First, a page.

Frank Lovece in Legal/Financial on March 4, 2014
Why? One reason is that there are more regulations than ever and, consequently, more chances to lose track of a violation. "The city is famous for 'nail and mail,' where they post a violation to [a property's] front door, and you never see it," says Ira Meister, president of the management firm Matthew Adam Properties. "You used to just find out about violations when you got a notice that you've defaulted on a hearing and it's a $1,000 fine."
Indeed, with fines for violations spiraling upward, cooperative and condominium managers can't take a chance in losing paperwork and getting fined. "The late-filing fee for elevator inspection can be up to $3,000," explains Paul Gans, director of operations at New Bedford Management. Dan Wurtzel, president of FirstService Residential (formerly Cooper Square Realty), notes: "It only takes one misstep where a violation for some reason is not mailed to the building or to the managing agent, and a hearing date is missed, a notice of violation goes to default, and you now have to pay a [large] fine and reopen the case."
Meister says that since he has used a violation-tracking service, "If one of my buildings gets a violation today, tomorrow I will know about it."
Four on the Floor
If a violation is not mailed
to the building or to the manager
and a hearing date is missed, a
notice of violation goes to default.
At least four companies — Alert Service, DOB Alerts, SiteCompli, and Empower New York (no relation to the New York State energy-saving program EmPower New York) — compile data from such city agencies and offices as the Department of Buildings (DOB), Department of Finance, the Fire Department of New York (FDNY), the Department of Sanitation, and the Environmental Control Board (ECB). Delivered as e-mail alerts and compiled reports to managing agents — or to the boards of self-managed buildings that subscribe — the data include not only inspector-issued violations but also 311 complaints about your building, upcoming deadlines for filing required paperwork, calendar alerts, and more.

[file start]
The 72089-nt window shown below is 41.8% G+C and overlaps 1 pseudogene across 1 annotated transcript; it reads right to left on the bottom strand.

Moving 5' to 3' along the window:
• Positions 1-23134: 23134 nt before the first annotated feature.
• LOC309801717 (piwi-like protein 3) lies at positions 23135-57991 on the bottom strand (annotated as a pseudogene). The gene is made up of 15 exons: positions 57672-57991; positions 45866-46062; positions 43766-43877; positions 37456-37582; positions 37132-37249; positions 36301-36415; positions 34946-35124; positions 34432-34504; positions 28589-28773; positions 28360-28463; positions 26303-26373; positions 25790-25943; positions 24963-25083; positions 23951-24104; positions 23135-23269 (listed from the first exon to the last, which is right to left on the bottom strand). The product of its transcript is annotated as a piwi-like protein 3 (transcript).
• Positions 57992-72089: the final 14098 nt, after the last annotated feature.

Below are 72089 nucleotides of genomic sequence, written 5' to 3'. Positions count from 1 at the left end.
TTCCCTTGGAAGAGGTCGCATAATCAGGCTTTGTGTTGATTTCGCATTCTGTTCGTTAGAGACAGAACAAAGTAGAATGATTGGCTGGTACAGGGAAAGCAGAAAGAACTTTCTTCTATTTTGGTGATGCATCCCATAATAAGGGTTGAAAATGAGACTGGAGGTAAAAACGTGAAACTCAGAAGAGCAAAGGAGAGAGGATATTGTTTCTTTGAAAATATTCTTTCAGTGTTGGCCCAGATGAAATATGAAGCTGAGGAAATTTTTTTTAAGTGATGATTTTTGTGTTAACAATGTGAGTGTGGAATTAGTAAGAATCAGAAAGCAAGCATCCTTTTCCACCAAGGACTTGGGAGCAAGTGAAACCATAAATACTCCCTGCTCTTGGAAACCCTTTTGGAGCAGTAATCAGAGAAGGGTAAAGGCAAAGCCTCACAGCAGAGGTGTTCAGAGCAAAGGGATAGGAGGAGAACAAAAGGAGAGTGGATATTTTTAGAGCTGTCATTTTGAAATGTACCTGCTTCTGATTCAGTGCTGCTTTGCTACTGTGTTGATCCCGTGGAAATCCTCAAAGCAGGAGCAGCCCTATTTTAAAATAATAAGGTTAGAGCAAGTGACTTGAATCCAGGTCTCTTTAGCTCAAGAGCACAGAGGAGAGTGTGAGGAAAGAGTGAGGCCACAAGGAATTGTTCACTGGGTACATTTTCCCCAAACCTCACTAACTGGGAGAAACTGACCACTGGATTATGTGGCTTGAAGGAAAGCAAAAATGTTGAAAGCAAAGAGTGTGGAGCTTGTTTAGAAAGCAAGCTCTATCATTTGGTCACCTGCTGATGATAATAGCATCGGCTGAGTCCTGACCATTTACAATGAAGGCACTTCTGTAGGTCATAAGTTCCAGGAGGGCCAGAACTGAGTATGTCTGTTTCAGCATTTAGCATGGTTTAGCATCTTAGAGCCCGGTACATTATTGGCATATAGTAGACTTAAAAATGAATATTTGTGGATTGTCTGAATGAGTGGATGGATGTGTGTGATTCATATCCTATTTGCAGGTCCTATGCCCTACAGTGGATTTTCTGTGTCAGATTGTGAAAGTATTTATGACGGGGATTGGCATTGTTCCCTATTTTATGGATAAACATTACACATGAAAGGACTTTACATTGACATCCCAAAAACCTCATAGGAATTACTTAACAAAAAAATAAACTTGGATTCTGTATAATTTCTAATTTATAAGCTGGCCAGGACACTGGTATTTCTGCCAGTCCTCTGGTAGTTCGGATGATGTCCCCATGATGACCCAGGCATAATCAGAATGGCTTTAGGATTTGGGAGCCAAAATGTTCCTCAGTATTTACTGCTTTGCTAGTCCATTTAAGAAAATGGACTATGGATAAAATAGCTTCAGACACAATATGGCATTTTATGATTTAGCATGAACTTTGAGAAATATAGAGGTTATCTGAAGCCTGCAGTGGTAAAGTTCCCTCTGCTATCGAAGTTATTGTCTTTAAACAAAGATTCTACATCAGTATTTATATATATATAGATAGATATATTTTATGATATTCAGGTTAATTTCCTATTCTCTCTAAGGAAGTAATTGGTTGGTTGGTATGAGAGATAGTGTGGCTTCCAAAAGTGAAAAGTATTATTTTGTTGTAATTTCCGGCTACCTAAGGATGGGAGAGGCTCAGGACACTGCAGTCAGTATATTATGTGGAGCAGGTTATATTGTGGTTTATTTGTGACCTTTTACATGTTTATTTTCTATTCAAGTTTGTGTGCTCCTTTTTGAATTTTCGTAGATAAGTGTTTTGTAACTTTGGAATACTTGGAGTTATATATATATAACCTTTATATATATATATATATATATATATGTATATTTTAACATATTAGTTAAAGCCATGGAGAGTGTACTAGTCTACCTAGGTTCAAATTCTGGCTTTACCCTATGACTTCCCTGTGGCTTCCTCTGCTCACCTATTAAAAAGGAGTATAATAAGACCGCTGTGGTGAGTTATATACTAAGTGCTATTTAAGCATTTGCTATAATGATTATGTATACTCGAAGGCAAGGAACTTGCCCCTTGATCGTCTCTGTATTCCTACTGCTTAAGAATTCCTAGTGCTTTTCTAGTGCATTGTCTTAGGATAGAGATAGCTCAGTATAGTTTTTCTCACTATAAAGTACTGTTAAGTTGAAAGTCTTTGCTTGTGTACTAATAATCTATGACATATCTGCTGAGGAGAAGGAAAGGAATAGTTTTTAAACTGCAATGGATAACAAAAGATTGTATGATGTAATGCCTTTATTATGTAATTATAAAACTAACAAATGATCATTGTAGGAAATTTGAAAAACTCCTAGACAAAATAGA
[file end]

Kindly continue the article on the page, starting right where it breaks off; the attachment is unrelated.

Elevator violations, for instance, are the single most common type the DOB issues, according to many property managers and tracking companies. An inspector will issue a violation "that may or may not get to the building owner [or manager] in a timely fashion," says SiteCompli co-founder Jason Griffith, "and it's not uncommon for the [paper] copy [of the violation] to get misplaced." Violation-tracking companies alert the property manager as soon as the violation enters the city's computer system, so the manager is immediately aware.
SiteCompli, additionally, has a companion site, Viocopies.com, at which a subscriber can enter the elevator violation number and download the document for printing — often needed for things like refinancing.
"Traditionally you'd send an expediter to the DOB, where they'd file to get a copy and wait for weeks for it," Griffith says. Michael Jaffa, chief operating officer of Alert Service, says his company provides this data as well, included in the monthly cost.
The companies can also give alerts before violations are even issued. "Someone walking down the street reports a dangerous construction issue at your building," says Empower NY chief executive officer Jack Wurtzel. "It takes the DOB [an average of] 9.6 hours to respond to a reported dangerous issue, which is a pretty quick response. All of us in this market will send you a DOB alert," he says, adding that Empower supplies it "within four minutes of the call being placed." This gives boards and others the chance to correct the issue before an inspector arrives and issues a violation.
"Complaints get addressed before they turn into full-fledged violations, which saves our buildings money," says Stephanie Cardello, FirstService Residential's director of compliance.
Tracking software can also let you refute the city when it claims something wasn't done when you have documentation that it was. "We can see if the DOB says an inspection wasn't done, but we have a report showing it was done and it's simply that the DOB is backed up 60 days," says Cardello. In fact, she amends, "Sixty days is being a little kind. Last year, they were backed up six months."
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